How to incorporate Feng Shui into your Garden
When you hear Feng Shui, you probably think about the interior of your home. However, Feng Shui is not limited to interiors!
The Flow of Qi
Basically, the rules of Feng Shui that apply to a home can also be applied to an outdoor area. Overall, the goal is to create a smooth and calming flow of Qi, or life force energy. I’m sure you can walk through your garden with peace of mind without feeling blocked or constrained.
Well-placed retaining walls, pathways, and taller plants can really help direct the flow of Qi by guiding you through space. It’s also a good idea to use rounded edges and wavy lines for garden beds, which will create a smoother flow of Qi. You can also use irregularly shaped stone slabs to create a winding path. This allows Qi to flow smoothly and gather in space, and is generally more beneficial than a garden full of straight paths and sharp corners.
Set the Tone and Energy
It’s important to have a focal point in your garden, which draws the eye deeper into your outdoor space and creates ease. When deciding what to include as your focal point, consider the type of energy you’d like to cultivate. A warming fire feature, for example, will bring a different kind of energy to your space than a soothing water feature, a dramatic flowering tree, or a restful sitting area. Also, additions of the metal element with metal wind chimes can bring joy into your garden.
Balance Yin and Yang to Create Harmony
Using the Feng Shui principles of yin and yang helps create a more balanced design. You can do this by balancing hard (yang) and soft (yin) landscape treatments. To bring in more yang energy, think of boulders and masonry that create structure, boundaries, and clean lines. To soften the edges and bring in yin energy for balance, add plant matter around the hardscaping. Ornamental grasses are a good example of something that embodies yin energy with its gentle, swaying movement.
Feng Shui – Colour
When designing an outdoor space, you can keep it simple in terms of Feng Shui and colour. One way of working with Feng Shui and colour is to use 5 elements colour theory to create balance. The five elements represent different types of energy that all work together, and each element is associated with a particular colour. You don’t necessarily need to have all five elements represented in your space. Instead, choose a few that have the type of energy you want to invite into your garden. Here are a few ways to bring the five elements into your outdoor space using colour, and what they represent:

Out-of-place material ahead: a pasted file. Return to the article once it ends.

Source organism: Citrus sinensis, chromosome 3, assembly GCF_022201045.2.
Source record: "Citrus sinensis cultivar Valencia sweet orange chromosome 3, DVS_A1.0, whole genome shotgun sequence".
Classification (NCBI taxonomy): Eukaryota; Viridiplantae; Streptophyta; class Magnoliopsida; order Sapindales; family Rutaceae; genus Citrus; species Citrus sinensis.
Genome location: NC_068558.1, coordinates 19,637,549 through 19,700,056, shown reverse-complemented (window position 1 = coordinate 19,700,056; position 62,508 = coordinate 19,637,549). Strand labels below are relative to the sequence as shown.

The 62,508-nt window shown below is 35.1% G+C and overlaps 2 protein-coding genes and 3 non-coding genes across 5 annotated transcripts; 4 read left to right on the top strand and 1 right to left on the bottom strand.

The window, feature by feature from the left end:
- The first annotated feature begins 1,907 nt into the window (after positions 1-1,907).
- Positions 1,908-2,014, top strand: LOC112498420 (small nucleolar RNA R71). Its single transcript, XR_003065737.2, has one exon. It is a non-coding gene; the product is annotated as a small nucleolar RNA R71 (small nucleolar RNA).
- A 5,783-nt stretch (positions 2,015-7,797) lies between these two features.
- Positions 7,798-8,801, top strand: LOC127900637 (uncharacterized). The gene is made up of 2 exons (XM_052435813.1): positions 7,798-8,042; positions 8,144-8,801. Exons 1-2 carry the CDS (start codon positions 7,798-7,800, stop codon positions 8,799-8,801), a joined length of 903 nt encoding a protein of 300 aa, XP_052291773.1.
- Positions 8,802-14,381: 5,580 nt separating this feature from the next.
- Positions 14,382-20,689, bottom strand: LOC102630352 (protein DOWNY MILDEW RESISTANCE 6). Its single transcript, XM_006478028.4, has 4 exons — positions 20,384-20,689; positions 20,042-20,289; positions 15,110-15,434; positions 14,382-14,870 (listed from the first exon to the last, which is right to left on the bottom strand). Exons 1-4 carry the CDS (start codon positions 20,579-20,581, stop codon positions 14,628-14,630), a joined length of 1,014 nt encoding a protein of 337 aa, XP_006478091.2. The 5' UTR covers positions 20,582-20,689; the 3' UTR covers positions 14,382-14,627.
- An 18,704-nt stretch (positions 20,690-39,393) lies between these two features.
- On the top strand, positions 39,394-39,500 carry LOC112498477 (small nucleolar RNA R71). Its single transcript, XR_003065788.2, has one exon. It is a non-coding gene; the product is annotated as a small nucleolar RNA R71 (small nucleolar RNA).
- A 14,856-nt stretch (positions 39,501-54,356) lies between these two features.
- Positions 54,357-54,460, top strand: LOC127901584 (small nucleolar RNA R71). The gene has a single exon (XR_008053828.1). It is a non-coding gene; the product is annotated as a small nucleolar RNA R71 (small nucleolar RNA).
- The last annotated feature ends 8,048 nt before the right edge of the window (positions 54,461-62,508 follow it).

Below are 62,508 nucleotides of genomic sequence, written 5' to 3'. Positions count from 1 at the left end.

You can also balance yin and yang with different types of plants. Taller plants bring in more yang energy, while lower ground covers bring in yin energy. Integrating both gives the room dimension and variety and makes it appear more harmonious.
The wood element is all about growth and vitality. This is easy to incorporate into a garden as it is associated with the colour green. Every tree, every plant or every bush contributes wood energy.
The element of fire represents warmth and friendliness. It is associated with the colour red, which you can bring in through plants like Japanese maples or red geraniums.
The earth element has a very grounding energy. Add yellow-coloured soil to your garden, like black-eyed Susan Vine or a yellow-flowered Potentilla.
The metal element has a clear and concise energy. It is associated with the colour white, so you can add metal to your garden with plants like Bridal Wreath Spirea or a Shasta daisy.
The water element cools and is quiet. Water is represented by the colour black (or very dark navy blue), which is a bit more difficult with plant matter as there aren’t many black plants. You can look for something with black fruits like a blackberry. You can also bring in the water element with a water feature instead.
Work with an intention
Feng Shui principles work very well with landscape design, and many of the principles of both practices overlap. Another part of using Feng Shui when designing an outdoor space or garden is that it allows you to set an intention for your space. You can focus on a specific type of energy, which you can do by incorporating one or more of the elements above.
Another way to work with your intention is to map your garden using a Feng Shui tool called a Bagua. This allows you to identify specific areas like wealth or partnership that you might want to improve. To place the Bagua in your garden, you need to find the main entrance on the property and then place the Bagua according to the entrance for your entire property or backyard. Using the Bagua can be tricky at times, and it’s usually a good idea to work with a professional to make sure it’s routed correctly.
When in doubt, keep it simple! When you start designing your outdoor space, set an overall intention. For example, you might want to create a calming and welcoming space. Keep that in mind and then follow the basic guidelines above.